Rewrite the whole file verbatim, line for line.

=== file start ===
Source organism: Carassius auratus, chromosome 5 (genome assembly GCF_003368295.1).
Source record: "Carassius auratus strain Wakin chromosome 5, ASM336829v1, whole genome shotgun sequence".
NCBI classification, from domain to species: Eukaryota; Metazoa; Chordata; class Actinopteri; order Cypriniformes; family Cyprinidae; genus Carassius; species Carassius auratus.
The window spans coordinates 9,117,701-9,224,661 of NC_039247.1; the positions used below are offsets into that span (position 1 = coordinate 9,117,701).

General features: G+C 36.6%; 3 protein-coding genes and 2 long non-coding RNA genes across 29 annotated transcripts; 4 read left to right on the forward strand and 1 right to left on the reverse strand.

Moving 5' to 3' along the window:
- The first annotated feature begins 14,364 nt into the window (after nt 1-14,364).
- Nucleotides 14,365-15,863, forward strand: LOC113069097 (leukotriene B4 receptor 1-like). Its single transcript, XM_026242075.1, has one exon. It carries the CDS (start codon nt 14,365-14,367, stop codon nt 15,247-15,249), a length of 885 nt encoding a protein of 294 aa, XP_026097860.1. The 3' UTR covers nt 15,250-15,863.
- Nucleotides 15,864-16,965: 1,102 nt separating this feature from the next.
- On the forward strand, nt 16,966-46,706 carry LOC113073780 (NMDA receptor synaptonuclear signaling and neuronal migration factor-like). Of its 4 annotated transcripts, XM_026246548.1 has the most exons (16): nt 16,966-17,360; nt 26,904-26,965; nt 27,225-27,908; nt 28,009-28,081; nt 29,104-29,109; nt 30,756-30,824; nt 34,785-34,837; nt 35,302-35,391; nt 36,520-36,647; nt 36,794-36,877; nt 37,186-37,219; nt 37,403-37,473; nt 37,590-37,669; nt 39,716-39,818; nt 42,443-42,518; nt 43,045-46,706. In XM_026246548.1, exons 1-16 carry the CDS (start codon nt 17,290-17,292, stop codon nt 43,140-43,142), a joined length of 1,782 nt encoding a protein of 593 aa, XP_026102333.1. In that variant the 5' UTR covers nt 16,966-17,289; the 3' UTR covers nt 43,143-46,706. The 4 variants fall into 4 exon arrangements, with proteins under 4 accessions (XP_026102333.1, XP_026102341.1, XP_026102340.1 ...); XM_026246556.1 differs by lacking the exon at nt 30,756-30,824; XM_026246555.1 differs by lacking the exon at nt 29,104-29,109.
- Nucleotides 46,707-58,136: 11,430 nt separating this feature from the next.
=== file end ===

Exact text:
Source organism: Carassius auratus, chromosome 5 (genome assembly GCF_003368295.1).
Source record: "Carassius auratus strain Wakin chromosome 5, ASM336829v1, whole genome shotgun sequence".
NCBI classification, from domain to species: Eukaryota; Metazoa; Chordata; class Actinopteri; order Cypriniformes; family Cyprinidae; genus Carassius; species Carassius auratus.
The window spans coordinates 9,117,701-9,224,661 of NC_039247.1; the positions used below are offsets into that span (position 1 = coordinate 9,117,701).

General features: G+C 36.6%; 3 protein-coding genes and 2 long non-coding RNA genes across 29 annotated transcripts; 4 read left to right on the forward strand and 1 right to left on the reverse strand.

Moving 5' to 3' along the window:
- The first annotated feature begins 14,364 nt into the window (after nt 1-14,364).
- Nucleotides 14,365-15,863, forward strand: LOC113069097 (leukotriene B4 receptor 1-like). Its single transcript, XM_026242075.1, has one exon. It carries the CDS (start codon nt 14,365-14,367, stop codon nt 15,247-15,249), a length of 885 nt encoding a protein of 294 aa, XP_026097860.1. The 3' UTR covers nt 15,250-15,863.
- Nucleotides 15,864-16,965: 1,102 nt separating this feature from the next.
- On the forward strand, nt 16,966-46,706 carry LOC113073780 (NMDA receptor synaptonuclear signaling and neuronal migration factor-like). Of its 4 annotated transcripts, XM_026246548.1 has the most exons (16): nt 16,966-17,360; nt 26,904-26,965; nt 27,225-27,908; nt 28,009-28,081; nt 29,104-29,109; nt 30,756-30,824; nt 34,785-34,837; nt 35,302-35,391; nt 36,520-36,647; nt 36,794-36,877; nt 37,186-37,219; nt 37,403-37,473; nt 37,590-37,669; nt 39,716-39,818; nt 42,443-42,518; nt 43,045-46,706. In XM_026246548.1, exons 1-16 carry the CDS (start codon nt 17,290-17,292, stop codon nt 43,140-43,142), a joined length of 1,782 nt encoding a protein of 593 aa, XP_026102333.1. In that variant the 5' UTR covers nt 16,966-17,289; the 3' UTR covers nt 43,143-46,706. The 4 variants fall into 4 exon arrangements, with proteins under 4 accessions (XP_026102333.1, XP_026102341.1, XP_026102340.1 ...); XM_026246556.1 differs by lacking the exon at nt 30,756-30,824; XM_026246555.1 differs by lacking the exon at nt 29,104-29,109.
- Nucleotides 46,707-58,136: 11,430 nt separating this feature from the next.